Election officials in Honduras on Friday rejected the opposition’s appeal demanding the annulment of President Juan Orlando Hernandez’s re-election, which was lodged over voter fraud allegations in the bitterly disputed poll.
The country’s Supreme Electoral Tribunal (TSE), in a statement, cited a lack of evidence and dubbed the opposition’s actions “groundless.”
Election officials declared Hernandez the victor after he narrowly defeated leftist opposition candidate Salvador Nasralla in the November 26 vote.
Speaking on television Nasralla vowed a new appeal before the Supreme Court of Justice as well as a Saturday march protesting the ruling.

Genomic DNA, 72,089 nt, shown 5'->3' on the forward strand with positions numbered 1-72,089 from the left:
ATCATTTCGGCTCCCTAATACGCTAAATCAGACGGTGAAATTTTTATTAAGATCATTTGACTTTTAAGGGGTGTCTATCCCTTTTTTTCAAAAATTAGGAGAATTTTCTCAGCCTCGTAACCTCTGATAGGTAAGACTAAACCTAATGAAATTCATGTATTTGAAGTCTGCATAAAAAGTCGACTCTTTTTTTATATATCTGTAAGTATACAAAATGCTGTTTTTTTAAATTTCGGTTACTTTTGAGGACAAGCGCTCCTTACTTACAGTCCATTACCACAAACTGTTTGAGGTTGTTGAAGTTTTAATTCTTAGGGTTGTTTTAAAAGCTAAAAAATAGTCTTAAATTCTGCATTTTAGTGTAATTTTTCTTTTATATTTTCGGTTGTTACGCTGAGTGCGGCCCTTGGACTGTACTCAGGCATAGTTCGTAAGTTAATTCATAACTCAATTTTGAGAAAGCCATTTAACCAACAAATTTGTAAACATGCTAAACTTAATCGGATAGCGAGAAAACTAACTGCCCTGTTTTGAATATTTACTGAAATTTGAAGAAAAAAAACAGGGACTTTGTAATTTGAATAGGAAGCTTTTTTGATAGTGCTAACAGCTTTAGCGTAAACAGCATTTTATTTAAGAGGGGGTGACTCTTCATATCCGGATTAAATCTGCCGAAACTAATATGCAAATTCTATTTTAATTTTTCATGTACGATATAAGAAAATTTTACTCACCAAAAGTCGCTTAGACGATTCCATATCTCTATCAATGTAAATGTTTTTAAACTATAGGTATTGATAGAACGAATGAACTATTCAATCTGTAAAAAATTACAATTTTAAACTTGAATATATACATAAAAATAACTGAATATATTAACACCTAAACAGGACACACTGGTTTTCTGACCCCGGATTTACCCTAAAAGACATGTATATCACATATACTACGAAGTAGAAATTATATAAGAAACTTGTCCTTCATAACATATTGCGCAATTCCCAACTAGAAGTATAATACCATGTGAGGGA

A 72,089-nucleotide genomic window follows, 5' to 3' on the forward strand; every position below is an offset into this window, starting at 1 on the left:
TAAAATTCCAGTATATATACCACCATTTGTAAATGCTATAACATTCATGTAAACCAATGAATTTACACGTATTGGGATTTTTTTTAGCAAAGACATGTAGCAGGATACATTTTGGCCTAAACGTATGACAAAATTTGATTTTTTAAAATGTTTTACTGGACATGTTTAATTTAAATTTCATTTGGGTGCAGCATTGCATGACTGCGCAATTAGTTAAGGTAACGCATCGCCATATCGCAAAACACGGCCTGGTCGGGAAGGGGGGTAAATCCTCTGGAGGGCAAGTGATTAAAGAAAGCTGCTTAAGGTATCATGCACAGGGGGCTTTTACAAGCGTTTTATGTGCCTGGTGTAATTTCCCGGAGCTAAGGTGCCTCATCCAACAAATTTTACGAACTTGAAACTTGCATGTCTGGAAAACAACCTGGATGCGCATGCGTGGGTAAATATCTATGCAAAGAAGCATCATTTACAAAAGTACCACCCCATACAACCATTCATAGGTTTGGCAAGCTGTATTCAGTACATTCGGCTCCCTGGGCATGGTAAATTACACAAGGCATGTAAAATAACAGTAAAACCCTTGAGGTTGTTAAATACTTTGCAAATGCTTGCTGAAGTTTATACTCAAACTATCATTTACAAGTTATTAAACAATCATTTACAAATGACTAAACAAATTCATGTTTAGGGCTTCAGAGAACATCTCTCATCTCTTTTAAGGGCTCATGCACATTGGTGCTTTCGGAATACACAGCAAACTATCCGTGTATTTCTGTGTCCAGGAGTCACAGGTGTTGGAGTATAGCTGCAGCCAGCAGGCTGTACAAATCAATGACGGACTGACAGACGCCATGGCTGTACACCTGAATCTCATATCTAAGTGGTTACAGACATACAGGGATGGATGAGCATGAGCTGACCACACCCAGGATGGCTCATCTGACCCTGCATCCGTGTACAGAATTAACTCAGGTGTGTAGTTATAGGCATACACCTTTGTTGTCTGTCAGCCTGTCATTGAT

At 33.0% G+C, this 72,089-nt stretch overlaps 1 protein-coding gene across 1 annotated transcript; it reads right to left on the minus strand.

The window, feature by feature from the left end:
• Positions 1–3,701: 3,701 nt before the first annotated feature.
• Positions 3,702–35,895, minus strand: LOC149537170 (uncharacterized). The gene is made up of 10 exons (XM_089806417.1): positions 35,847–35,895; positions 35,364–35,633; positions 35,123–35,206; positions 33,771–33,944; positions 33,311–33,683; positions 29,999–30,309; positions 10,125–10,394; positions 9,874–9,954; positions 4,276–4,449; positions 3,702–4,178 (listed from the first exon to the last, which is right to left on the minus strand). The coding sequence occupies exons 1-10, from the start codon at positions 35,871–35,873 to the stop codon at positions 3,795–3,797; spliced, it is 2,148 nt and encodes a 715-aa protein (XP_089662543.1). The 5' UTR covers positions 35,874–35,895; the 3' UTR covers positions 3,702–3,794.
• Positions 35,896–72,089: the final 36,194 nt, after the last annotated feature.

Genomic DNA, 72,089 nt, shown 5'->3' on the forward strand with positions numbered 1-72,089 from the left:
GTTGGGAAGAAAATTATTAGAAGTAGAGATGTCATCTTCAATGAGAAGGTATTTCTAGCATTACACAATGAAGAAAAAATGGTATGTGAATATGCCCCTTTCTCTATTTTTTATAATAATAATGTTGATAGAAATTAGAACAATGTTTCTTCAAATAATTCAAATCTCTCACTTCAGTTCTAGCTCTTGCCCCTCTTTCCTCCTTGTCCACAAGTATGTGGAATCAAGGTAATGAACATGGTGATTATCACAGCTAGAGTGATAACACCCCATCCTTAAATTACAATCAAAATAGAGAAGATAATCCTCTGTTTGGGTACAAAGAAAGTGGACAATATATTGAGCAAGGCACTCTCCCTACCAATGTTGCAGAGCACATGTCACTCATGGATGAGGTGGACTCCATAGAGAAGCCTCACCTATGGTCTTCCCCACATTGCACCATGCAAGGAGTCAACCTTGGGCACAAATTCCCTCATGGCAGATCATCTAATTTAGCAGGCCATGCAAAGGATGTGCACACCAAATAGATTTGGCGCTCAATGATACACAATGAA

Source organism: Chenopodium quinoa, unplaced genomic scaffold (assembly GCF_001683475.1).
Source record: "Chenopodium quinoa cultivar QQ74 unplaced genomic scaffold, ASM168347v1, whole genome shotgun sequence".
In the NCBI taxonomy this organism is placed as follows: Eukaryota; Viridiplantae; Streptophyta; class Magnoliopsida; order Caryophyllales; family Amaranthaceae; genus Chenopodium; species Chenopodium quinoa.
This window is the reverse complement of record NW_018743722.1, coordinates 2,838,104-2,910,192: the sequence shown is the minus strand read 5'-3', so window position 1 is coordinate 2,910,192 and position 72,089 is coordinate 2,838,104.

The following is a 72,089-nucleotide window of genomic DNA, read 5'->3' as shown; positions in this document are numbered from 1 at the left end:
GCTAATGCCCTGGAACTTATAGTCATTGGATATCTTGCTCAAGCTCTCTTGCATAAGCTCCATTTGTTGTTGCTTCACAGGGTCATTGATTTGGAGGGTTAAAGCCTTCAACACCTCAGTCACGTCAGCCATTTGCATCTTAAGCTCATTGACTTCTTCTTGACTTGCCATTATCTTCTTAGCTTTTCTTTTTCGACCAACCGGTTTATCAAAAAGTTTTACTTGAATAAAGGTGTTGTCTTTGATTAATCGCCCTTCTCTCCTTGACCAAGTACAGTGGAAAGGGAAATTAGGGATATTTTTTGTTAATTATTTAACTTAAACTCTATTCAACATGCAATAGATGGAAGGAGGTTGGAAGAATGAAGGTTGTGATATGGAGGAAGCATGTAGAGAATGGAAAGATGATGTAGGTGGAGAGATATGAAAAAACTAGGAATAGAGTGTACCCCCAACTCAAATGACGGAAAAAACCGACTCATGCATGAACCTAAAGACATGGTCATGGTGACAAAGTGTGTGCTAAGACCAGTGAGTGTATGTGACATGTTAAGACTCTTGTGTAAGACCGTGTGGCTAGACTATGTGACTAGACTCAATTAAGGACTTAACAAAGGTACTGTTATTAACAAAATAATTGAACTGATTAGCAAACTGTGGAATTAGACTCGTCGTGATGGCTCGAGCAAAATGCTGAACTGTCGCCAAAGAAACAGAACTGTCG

Nasralla conceded on December 22 shortly after Honduras’ key ally Washington endorsed Hernandez’s re-election, following a month of deadly street clashes.
But he then came back with the Opposition Alliance Against the Dictatorship to demand the election results be annulled.
International monitors from both the OAS and the European Union noted irregularities in the election process, which the former said had been of “poor quality.”
According to election officials, the final results showed the conservative Hernandez winning with 42.95 percent of the vote, over Nasralla’s 41.42 percent.
Hernandez, 49, stood for re-election against Nasralla, a 64-year-old former TV presenter, despite a constitutional ban on presidents serving more than one term.
He plans to officially begin his second term January 27 with a “simple ceremony.”